Re: UTF-8 signature / BOM in CSS


I am not sure I would agree with stripping non-characters. I would
rather reject documents with junk in them than silently clean them up.

In the case of the UTF-8 BOM, I would not object to simply stripping it,
but it does seem odd to not make use of the information about the
document's encoding and odder still to not use the information about
endian-ness in a UTF-16 encoded document. Also stripping it in the case
of UTF-16 would eliminate useful information from a CSS document.

To answer your question about other BOMs, they are all based on U+FEFF,
but they exist for
UTF-16, UTF-32, and SCSU (Unicode compression).

I have a list with more detail here:

and the Unicode Consortium has a FAQ on UTF-8 and the BOM at:


Etan Wexler wrote:
> Richard Ishida wrote to <>,
> <>, and <> on 2
> December 2003 in "RE: UTF-8 signature / BOM in CSS"
> (<mid:005301c3b8e4$1d862250$6501a8c0@w3c40upc3ma3j2>):
> > I wonder whether CSS can introduce a change to CSS2.1 at this stage to
> > clarify that the BOM - particularly any UTF-8 signature - should not be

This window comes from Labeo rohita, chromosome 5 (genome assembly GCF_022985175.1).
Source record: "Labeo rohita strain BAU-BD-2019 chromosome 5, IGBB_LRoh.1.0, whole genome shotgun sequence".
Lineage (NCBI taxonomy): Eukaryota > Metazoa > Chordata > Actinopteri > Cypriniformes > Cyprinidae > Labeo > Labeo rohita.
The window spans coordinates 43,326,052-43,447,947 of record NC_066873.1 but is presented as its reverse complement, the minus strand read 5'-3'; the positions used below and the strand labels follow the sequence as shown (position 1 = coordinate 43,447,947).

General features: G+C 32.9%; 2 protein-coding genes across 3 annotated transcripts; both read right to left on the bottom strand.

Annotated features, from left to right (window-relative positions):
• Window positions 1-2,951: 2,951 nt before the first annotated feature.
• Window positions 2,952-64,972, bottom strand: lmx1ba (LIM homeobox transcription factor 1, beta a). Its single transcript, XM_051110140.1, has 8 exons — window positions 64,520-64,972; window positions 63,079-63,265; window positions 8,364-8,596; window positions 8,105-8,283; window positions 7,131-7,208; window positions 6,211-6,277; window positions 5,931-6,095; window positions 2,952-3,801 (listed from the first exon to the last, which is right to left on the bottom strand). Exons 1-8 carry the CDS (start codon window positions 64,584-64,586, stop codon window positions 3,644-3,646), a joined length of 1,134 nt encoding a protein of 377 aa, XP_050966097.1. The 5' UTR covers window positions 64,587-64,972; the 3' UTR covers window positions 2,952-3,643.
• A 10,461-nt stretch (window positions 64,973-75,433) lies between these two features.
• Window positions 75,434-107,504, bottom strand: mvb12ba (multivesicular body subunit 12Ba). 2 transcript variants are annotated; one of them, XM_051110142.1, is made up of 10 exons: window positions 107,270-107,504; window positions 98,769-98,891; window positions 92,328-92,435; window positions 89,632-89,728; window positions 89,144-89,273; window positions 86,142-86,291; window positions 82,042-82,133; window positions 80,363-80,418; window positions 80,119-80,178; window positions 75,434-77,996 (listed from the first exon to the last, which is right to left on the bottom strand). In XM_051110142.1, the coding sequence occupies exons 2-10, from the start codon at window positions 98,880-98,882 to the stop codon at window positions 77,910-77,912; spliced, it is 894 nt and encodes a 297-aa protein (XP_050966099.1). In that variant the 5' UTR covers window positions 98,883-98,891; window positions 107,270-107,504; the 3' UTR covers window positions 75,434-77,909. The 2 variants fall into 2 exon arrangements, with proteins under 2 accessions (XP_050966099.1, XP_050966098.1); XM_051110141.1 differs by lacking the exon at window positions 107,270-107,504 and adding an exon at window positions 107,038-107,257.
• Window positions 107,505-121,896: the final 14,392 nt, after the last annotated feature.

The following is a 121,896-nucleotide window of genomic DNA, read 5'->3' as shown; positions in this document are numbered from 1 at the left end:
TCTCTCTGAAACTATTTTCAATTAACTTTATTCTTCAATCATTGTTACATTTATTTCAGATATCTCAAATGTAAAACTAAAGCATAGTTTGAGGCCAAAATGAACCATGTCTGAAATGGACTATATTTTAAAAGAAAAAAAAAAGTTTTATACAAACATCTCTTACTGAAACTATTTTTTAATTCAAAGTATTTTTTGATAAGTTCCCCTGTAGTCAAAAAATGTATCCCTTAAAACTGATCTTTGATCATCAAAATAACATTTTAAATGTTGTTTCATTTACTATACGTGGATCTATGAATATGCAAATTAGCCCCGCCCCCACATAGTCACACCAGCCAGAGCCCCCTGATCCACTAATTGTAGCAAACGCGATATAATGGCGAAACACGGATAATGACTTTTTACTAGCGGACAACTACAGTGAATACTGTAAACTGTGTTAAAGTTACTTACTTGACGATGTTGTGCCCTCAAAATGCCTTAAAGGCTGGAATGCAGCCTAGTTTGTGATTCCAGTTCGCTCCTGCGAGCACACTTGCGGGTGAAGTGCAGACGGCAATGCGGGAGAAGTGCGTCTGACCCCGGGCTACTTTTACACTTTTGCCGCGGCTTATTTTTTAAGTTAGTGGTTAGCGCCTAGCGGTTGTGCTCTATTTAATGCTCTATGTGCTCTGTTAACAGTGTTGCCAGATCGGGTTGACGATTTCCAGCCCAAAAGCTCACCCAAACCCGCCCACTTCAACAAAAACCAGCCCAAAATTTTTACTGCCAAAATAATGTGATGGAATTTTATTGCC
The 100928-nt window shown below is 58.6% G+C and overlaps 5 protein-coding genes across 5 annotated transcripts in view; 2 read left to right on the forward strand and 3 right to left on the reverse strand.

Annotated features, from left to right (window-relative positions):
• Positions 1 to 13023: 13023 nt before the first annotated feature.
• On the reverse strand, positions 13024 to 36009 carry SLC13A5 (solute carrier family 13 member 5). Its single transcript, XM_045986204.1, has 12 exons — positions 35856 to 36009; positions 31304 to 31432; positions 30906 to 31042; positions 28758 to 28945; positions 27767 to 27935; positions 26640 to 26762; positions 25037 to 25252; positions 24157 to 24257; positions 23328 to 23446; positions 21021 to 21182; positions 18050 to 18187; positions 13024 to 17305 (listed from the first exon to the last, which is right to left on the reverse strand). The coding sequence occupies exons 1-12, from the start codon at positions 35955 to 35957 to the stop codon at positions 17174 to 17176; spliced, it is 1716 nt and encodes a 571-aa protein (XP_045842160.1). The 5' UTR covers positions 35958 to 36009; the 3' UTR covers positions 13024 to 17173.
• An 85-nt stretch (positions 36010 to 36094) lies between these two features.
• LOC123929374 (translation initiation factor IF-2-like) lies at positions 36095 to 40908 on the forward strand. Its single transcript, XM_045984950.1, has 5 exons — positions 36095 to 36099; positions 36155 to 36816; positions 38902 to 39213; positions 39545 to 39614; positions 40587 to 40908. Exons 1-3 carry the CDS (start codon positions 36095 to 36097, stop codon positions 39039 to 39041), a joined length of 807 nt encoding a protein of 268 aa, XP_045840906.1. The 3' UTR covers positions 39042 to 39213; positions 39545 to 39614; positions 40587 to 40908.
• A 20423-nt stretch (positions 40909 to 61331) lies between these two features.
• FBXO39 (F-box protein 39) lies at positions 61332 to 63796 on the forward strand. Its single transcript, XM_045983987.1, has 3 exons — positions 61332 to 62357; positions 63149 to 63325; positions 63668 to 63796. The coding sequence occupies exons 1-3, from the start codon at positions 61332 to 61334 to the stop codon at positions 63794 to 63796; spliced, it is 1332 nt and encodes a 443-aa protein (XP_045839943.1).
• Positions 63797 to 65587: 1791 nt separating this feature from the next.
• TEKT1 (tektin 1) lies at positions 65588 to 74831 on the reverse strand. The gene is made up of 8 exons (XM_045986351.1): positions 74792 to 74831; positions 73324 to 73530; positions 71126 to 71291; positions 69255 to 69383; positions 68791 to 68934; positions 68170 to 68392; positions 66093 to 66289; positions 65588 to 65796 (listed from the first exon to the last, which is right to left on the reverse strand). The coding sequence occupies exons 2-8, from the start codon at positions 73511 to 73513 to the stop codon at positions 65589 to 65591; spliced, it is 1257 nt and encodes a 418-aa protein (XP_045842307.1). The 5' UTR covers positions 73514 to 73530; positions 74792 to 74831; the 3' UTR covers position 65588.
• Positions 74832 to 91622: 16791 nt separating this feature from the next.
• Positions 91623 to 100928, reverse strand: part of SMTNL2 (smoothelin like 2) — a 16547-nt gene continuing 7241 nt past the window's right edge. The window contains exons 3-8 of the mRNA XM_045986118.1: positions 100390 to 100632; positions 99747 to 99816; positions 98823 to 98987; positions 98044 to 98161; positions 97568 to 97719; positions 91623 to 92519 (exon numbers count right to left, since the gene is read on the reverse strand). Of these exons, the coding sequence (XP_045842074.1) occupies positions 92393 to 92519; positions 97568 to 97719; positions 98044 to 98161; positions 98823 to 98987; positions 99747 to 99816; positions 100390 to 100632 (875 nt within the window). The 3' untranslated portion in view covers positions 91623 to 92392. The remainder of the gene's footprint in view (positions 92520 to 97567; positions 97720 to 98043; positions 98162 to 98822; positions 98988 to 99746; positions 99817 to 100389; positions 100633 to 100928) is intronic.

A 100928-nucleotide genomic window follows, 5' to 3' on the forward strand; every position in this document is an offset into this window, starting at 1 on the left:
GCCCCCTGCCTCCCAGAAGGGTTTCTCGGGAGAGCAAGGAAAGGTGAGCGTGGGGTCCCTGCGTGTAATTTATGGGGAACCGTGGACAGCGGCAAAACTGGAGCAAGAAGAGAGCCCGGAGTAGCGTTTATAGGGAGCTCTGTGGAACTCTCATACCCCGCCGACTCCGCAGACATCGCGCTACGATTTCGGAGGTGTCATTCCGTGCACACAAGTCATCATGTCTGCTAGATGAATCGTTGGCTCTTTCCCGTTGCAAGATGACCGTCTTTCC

> > considered part of the following text.
> I'd like to see such a revision made.
> CSS specifications should mandate a preparation phase for CSS
> consumption. In this phase, a CSS engine would strip an initial BOM, if
> present, and strip all noncharacters. After this phase, a clean stream
> of Unicode characters gets passed to the tokenizer; parsing proceeds as
> specified in the grammar.
> By the way, what UTF-8 signatures exist besides U+FEFF?
> --
> Etan Wexler.
> (Sorry about the character munging in my original message. And sorry
> about using my unsubscribed address, thus splitting the thread. I'm
> reconnecting with www-style.)

Tex Texin   cell: +1 781 789 1898
Xen Master                
Making e-Business Work Around the World

Received on Tuesday, 2 December 2003 23:28:33 UTC